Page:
Ontotheological thesis

Of course, Hegel saw his own philosophical efforts as elucidating the progression by which the rational becomes real. That is, he conceived history as the process of the Absolute becoming increasingly self-manifest (the Incarnate Logos) through the development toward, and concrete realization in, the human consciousness. This Rorty rejects as a form of pantheistic fantasy that attempts to maintain a “closeness of fit” between word and world by rendering humanity as the mere manifestation of the Divine Mind, and one that is not consistent, ironically, with Hegel’s own anti-representational doctrine of historicism. To address this inconsistency and for a corrective to Hegel’s Absolute Idealism, Rorty turns to Charles Darwin.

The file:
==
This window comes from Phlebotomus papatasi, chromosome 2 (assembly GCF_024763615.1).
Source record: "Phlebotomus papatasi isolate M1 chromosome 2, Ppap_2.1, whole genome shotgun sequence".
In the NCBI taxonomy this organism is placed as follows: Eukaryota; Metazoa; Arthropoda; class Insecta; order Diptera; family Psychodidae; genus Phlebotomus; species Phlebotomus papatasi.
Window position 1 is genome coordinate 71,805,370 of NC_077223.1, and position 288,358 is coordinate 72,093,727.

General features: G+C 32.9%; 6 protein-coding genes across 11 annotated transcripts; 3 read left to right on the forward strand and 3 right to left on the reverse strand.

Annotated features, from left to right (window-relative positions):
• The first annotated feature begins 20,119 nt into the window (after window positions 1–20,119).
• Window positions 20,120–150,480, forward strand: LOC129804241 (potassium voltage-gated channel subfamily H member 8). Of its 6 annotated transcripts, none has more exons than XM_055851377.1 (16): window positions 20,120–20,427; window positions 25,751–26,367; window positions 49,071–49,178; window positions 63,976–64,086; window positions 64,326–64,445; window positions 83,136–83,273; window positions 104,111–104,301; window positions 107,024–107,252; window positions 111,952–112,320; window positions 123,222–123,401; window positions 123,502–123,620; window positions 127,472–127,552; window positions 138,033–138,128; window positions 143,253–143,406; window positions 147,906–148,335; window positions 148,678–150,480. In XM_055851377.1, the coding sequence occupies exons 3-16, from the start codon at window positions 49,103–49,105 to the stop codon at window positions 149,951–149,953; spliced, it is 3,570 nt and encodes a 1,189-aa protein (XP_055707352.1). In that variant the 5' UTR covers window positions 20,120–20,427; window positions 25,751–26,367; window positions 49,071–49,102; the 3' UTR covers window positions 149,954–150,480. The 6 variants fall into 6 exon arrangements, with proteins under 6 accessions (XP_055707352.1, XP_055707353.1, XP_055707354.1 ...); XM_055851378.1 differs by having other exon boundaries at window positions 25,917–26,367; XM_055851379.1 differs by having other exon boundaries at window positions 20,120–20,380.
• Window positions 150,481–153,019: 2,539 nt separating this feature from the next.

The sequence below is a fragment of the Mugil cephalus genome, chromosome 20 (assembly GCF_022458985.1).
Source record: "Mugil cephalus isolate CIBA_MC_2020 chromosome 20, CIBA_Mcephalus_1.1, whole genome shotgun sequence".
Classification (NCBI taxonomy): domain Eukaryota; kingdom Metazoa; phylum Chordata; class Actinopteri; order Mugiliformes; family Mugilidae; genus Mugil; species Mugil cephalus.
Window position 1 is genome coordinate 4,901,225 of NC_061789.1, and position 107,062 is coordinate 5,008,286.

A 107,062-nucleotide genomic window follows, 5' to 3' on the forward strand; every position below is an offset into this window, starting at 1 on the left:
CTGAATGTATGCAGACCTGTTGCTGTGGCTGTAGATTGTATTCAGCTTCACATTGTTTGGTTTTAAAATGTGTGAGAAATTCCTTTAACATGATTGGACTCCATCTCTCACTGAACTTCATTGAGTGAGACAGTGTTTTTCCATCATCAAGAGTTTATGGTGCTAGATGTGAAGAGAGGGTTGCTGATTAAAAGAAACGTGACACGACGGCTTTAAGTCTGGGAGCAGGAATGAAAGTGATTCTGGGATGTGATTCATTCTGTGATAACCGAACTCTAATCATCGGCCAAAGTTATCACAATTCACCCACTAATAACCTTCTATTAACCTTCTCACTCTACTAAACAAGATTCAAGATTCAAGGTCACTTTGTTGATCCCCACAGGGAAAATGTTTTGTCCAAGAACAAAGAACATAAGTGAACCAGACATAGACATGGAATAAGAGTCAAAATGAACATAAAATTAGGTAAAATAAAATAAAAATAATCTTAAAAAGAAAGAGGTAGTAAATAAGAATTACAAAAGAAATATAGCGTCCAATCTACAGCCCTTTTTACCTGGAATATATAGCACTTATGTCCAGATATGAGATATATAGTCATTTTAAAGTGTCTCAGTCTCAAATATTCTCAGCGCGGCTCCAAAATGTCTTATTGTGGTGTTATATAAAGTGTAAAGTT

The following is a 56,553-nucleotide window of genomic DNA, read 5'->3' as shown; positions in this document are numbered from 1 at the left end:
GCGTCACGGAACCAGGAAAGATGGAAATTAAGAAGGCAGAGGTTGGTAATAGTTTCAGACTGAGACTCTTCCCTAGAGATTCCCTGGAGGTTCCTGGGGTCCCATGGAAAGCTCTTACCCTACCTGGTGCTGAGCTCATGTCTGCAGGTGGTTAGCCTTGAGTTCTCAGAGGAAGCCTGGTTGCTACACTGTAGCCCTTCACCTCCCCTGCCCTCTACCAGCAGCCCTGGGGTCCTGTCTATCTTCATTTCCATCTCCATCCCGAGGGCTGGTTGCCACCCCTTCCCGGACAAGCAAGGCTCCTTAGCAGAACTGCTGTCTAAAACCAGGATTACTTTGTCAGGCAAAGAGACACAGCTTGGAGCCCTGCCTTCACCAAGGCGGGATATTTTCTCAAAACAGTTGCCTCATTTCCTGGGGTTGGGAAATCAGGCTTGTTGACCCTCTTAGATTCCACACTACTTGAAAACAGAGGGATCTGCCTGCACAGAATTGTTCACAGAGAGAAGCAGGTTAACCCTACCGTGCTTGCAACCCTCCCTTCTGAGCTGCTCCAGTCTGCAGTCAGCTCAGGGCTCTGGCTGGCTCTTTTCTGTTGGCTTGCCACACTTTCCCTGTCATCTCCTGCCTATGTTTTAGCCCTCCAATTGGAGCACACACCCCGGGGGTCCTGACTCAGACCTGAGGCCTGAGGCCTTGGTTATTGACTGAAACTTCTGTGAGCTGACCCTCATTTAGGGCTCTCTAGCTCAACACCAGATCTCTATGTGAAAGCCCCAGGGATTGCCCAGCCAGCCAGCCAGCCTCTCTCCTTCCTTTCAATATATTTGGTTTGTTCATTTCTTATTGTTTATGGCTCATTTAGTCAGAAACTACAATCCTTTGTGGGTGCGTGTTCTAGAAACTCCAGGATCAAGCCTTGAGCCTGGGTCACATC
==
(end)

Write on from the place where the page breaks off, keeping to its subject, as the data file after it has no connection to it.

These last two points are not really issues that I take up in this paper. In fact, at the time of writing this paper – which was a few years ago now – I think I had a sense of the importance of these two questions without yet being able to articulate it so clearly. I have since written another paper that does engage with these questions, and I believe the second one is a particularly complex issue. Without engaging with these particular questions, however, there is still much of significance that needs to be explored; and much that is very often taken for granted. What is the relation between self-dependence and necessary being? Can contingent existents be self-explanatory? How does fundamentality intersect with modality? What is the modal status of that which is to be explained by the fundamentalia? Although this paper doesn’t answer any of these questions, I believe it draws to our attention how important it is to ask them. And I believe that the literature on cosmological arguments to the existence of God is an invaluable resource to look to try and start our investigation.

Ontotheological thesis

ontotheological thesis


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